Transmission of arbitral award not required for execution, Karnataka HC clarifies the position

Transmission of arbitral award not required for execution, Karnataka HC clarifies the position

By Srinivas Atreya Chatti

The Karnataka High Court has, in a recent order dismissing a Writ Petition (Chandrashekhar v. Tata Motor Finance Ltd & Others)[1], clarified that for the purpose of executing an arbitral award in a jurisdiction which is different from the place of arbitration, a transmission order of the court in whose jurisdiction the arbitral award was passed is not required.

INDIALAW represented Tata Motor Finance Ltd & Others who is the judgement creditor in the case.

Facts of the Case

Briefly, the facts of the case pertain to a dispute between the parties to the execution proceedings which had been referred to an arbitrator. The arbitration proceedings were conducted in Mumbai and the award was also passed in Mumbai. Consequently, the award was sought to be enforced in Mysore, where the judgement debtor is residing and an execution petition was filed before the Principal District and Sessions Judge, Mysore. The judgment debtor however challenged the execution petition contending that it was not maintainable as it ought to have been filed before the Jurisdictional Court in Mumbai and then transmitted to a court in Mysore for execution of the award. The executing court however rejected the contention of the judgement debtor holding that the award was executable in Mysore where the judgement debtor resides. Aggrieved by this order, the judgement debtor filed the writ petition before the High Court of Karnataka.

Issues and Averments

The main question before the Hon’ble High Court was whether transmission order was required when the award was sought to be executed in different jurisdiction from where the award was passed. The Judgement Debtor while relying on Section 36 of the Arbitration and Conciliation Act 1996 (the “Act”) which deals with enforcement of arbitral award and Sections 38 to 40 of the Code of Civil Procedure (“CPC”) which deal transfer of a decree contended that the execution petition was not maintainable as the procedure envisaged thereof was not followed. The judgment debtor also relied on the judgement of the Karnataka High Court in N. Nagaraj v. M/s Motilal Oswal Securities Ltd[2]


The Honourable Court while considering the contentions of the judgement debtor analysed the provisions of the CPC and pointed out that for the purpose of filing a petition for transfer of a decree under Section 39 of CPC there should be two courts, one which has passed the award but has no territorial jurisdiction to execute the award and the second which has not passed the decree but has territorial jurisdiction. Hence, existence of two courts is a condition precedent for filing a petition for transfer. An arbitral award is passed by an arbitrator, which is not a court. Hence, question of filing an execution petition before the court which passed the decree and then seeking a transfer of the decree to a Court which has jurisdiction over the judgment debtor or their properties would not arise at all.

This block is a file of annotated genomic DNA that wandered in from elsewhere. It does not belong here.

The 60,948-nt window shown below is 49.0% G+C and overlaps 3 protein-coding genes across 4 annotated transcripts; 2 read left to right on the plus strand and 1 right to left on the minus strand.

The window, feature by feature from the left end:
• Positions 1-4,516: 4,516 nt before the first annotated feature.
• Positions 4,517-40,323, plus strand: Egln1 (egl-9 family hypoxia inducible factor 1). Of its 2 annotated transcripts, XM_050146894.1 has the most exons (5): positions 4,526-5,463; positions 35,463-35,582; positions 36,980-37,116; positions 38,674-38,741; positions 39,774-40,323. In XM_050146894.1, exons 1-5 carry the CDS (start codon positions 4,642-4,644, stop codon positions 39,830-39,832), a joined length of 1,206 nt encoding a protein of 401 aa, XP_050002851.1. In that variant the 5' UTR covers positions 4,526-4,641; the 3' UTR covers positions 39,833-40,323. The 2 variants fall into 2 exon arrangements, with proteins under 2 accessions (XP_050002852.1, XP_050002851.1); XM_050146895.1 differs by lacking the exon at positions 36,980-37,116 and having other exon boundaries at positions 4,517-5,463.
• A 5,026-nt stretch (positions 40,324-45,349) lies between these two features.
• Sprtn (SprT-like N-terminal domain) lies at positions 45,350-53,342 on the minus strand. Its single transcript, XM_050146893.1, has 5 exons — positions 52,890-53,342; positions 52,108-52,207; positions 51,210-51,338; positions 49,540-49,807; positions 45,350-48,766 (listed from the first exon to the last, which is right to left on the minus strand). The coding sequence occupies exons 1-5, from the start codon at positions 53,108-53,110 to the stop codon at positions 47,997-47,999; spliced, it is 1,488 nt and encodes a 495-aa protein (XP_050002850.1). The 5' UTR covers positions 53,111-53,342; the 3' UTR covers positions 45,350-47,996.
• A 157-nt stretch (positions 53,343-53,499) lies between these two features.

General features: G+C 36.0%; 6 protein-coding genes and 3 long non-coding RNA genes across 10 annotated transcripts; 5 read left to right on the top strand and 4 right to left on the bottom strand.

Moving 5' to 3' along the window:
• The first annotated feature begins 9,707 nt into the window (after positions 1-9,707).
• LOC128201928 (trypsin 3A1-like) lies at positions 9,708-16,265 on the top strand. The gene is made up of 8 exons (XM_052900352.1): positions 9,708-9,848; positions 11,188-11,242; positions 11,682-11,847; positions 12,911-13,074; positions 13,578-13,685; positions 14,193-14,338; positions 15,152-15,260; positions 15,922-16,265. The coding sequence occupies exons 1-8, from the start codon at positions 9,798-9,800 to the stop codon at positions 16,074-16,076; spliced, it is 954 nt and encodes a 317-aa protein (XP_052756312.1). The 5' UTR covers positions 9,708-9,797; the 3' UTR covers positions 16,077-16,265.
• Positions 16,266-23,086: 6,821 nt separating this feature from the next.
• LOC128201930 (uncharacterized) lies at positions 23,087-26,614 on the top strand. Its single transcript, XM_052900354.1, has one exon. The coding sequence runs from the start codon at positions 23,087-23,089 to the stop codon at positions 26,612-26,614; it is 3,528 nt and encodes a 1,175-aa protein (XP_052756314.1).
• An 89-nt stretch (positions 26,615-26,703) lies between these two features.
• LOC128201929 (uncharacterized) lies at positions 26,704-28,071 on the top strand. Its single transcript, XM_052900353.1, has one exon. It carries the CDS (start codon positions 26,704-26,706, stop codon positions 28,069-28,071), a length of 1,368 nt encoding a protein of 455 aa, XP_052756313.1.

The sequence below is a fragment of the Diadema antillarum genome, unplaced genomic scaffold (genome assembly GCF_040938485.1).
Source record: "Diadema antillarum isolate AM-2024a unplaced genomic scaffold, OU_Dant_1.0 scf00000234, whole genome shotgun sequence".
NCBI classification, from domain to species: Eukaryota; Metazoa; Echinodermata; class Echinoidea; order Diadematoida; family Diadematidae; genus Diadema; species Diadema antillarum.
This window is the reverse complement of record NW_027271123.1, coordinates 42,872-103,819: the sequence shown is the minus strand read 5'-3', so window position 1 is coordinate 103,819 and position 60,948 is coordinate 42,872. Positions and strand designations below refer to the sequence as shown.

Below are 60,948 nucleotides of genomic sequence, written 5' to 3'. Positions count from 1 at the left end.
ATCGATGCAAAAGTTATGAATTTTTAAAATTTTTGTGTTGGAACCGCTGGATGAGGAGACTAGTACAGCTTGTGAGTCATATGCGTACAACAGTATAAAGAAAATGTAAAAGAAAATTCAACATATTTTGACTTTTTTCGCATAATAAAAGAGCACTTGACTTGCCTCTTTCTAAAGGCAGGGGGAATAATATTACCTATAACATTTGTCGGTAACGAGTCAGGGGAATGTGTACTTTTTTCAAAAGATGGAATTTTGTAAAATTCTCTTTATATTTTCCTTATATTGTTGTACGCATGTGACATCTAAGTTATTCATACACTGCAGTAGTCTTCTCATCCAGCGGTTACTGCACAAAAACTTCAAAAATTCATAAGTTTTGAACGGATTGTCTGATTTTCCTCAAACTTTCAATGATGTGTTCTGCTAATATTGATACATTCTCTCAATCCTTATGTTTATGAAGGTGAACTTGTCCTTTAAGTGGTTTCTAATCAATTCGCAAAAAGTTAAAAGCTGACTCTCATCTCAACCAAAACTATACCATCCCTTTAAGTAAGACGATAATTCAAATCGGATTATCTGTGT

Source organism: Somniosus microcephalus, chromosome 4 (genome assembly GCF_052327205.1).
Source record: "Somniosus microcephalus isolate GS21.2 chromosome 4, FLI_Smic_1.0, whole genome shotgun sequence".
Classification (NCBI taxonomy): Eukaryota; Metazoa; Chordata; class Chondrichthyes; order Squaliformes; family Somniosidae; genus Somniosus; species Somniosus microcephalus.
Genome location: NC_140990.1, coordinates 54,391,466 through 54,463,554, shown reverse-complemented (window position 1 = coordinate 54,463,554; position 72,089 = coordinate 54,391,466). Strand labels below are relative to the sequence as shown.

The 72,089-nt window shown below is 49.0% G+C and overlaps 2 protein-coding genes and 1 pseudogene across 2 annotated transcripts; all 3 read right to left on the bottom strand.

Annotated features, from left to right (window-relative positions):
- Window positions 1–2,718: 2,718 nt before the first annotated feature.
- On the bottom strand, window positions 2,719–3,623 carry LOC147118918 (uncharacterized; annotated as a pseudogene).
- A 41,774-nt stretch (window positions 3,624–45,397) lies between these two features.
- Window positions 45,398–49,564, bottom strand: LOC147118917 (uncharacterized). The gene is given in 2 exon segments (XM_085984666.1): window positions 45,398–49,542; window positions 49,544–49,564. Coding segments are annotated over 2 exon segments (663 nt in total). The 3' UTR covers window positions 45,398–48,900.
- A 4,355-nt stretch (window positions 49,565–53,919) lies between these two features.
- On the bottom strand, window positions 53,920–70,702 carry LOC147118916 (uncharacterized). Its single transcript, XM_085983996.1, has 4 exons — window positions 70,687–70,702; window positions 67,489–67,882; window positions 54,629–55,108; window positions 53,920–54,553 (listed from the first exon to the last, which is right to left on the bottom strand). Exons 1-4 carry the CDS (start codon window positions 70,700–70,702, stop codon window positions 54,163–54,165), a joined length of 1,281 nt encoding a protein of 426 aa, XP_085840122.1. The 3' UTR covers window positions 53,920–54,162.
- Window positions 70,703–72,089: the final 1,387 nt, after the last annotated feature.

An arbitral award is deemed to be a decree of a court by virtue of Section 36 of the Act, which states that an arbitral award can be enforced under CPC as if it is a decree of a court. Since, the arbitral award is not passed by any court, a court with appropriate jurisdiction has to enforce the award. Section 2(e) of the Act states that the jurisdiction lies with the Principal Civil Court of the district, which hasoriginal jurisdiction over the subject matter of the arbitration, as if the same has been the subject matter of a suit. An arbitral award can be challenged before the said court. The Honourable High Court held that the same court has the power to enforce the arbitration award also. The court also distinguished its earlier judgment in the matter of N. Nagaraj v. M/s Motilal Oswal Securities Ltd on the ground that facts are not applicable to the present case.


The Karnataka High Court through this landmark judgement has made it clear that the court which has the territorial jurisdiction to try the subject matter of a dispute has the jurisdiction to enforce the arbitral award arising out of the same dispute. The place where the arbitration award passed is of no importance. The High Courts of Delhi, Madras, Gujarat, Rajasthan, Punjab & Haryana and Allahabad have already taken a view that there is no requirement for transmission of arbitration awards for execution. Currently, only the High Court of Madhya Pradesh holds a contrary view that transmission of arbitral award is necessary for execution, if the place of arbitration is different from the place of execution.
This decision of Karnataka High Court can be viewed as affirmative step in clearing the apparent ambiguity with regard to the process of execution of arbitral awards and a step forward in this direction can effectively reduce both time and resource for all the stakeholders involved.

[1] W.P. No. 19828 of 2012 dated 13.03.2014
[2] W.P. Nos. 38220-221/2010 decided on 27.06.2012

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